INDIANAPOLIS (WISH) - In Franklin Township administrators are celebrating the teacher of the year and in Avon work is being done on the 4-year-old administration building.
However, looking forward for both districts, there isn't going to be a lot of celebrating or building. Voters sent a message loud and clear Tuesday night by voting down school referendums asking them to pay higher property taxes. .
The vote means Avon won't be getting an extra $3.4 million annually and will now face program reductions and annual fees for activities.
Forty teachers and administrators are also expected to be cut, but the superintendent says if the district continues to grow that number might be lower.
In Franklin Township, voters knocked a referendum for the second time and the cuts are much, much bigger.
Three schools are closing, two are being consolidated, bus transportation will be eliminated and art, music, and physical education teachers will be let go.
A total of 81 teachers are expected to be slashed at Franklin Township schools.
"All of the property tax revenue that we receive in the future is going to go largely to pay our debt service and there is no money left, said Dr. Walter Bourke, Franklin Twp. Schools Superintendent.
Both referendums were squashed after serious campaigns by the school districts.
In Franklin Twp., 12 presentations to help voters understand the school issues only left voters understanding that they didn't want to fork over any more cash. The superintendent says there will be no more referendums in the future.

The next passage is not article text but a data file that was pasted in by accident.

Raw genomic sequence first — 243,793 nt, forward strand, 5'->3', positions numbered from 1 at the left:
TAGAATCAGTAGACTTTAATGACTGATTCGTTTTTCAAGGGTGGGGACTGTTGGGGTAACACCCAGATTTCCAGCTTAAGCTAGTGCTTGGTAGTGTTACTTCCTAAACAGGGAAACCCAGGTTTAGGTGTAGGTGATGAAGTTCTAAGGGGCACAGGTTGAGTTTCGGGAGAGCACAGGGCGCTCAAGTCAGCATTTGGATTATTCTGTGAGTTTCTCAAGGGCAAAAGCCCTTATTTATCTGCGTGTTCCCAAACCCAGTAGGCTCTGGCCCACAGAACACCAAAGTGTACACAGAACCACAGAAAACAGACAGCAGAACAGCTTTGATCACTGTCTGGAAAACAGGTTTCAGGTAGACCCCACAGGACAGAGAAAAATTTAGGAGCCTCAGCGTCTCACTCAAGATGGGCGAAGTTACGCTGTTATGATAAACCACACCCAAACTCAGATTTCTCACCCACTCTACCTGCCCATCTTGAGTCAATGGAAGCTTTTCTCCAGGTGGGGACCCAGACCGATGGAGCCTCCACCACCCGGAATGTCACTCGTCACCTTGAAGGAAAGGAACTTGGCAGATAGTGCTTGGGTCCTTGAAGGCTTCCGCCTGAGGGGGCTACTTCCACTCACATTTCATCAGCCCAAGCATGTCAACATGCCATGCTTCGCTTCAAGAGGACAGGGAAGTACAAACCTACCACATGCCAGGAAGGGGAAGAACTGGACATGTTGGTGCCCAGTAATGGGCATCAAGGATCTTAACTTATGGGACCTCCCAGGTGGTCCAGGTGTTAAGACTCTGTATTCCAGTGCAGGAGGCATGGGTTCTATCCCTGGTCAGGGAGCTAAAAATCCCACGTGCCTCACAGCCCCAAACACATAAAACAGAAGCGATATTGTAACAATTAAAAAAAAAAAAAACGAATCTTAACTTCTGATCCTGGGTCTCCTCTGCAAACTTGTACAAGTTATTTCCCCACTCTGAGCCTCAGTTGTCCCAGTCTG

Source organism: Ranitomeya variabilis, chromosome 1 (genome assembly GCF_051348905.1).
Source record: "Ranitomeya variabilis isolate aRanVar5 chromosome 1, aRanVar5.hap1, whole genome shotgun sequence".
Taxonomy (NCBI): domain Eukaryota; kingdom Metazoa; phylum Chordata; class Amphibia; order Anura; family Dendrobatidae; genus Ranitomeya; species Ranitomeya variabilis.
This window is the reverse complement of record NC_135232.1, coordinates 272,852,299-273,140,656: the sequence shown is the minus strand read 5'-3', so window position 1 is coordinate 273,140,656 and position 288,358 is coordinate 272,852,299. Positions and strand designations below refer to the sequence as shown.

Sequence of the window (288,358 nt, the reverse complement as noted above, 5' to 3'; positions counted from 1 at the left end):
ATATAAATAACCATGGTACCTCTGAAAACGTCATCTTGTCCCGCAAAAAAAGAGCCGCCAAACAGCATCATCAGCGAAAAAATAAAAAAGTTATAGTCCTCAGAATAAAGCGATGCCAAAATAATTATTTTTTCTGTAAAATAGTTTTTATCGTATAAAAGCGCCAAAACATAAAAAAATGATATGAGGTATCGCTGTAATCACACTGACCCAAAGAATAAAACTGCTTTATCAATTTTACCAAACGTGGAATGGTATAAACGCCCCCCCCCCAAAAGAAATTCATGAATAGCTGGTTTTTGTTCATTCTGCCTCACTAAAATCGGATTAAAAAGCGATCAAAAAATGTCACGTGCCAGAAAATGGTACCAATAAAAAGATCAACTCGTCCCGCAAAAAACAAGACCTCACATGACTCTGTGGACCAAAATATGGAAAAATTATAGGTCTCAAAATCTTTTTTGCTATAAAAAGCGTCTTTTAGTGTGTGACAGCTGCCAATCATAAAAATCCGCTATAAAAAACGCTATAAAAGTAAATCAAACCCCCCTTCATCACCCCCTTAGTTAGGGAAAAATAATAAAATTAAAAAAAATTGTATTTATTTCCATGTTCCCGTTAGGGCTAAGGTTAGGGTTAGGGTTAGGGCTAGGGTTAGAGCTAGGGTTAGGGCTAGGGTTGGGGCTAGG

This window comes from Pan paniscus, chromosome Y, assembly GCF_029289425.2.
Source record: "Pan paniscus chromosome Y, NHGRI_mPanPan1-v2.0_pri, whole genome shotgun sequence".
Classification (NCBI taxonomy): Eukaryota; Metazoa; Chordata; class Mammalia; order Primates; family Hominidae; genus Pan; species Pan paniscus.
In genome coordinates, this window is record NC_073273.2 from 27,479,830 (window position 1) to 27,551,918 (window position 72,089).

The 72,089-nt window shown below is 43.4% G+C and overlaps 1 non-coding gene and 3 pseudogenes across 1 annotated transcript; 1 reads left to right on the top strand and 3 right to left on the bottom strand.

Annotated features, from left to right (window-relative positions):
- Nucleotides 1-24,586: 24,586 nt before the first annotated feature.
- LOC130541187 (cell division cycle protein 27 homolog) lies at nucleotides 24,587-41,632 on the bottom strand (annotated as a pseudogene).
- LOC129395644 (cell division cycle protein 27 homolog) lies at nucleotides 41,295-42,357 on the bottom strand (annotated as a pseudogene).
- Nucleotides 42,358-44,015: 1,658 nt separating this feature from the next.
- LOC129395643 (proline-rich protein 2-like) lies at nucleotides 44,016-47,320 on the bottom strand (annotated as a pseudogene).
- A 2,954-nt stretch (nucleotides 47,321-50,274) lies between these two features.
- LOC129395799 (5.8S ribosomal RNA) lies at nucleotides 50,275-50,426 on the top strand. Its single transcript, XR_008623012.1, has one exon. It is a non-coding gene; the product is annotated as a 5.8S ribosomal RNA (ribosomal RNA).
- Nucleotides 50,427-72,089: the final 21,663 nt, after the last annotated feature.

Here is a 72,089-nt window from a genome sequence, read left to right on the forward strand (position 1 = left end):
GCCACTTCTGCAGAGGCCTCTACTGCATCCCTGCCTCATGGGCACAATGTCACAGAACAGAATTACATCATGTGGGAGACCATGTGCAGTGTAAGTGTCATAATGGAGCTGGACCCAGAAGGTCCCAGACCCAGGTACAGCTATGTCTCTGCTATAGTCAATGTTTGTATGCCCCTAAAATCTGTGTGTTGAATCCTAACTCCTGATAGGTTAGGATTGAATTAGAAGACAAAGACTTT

"We're pretty disappointed in it obviously but our community has once again told us that we need to balance our budgets to meet our revenue and that is what we are going to do," he said.
In Avon, the district doesn't even have a firm backup plan, because administrators say their main focus has been avoiding this voter shutdown.
"Unfortunately our message wouldn't resonate like we thought it would or like we expected it to but our job is to do the best we can with the resources we have available," added Ogle.
Zionsville Schools' referendum was voted down last year. Now in early June the school board will be voting to terminate 16 teachers. Zionsville says money will be cut from other funds as well.
As the year draws to a close, Indianapolis Mayor Greg Ballard says he's still waiting for something he asked for back in March.
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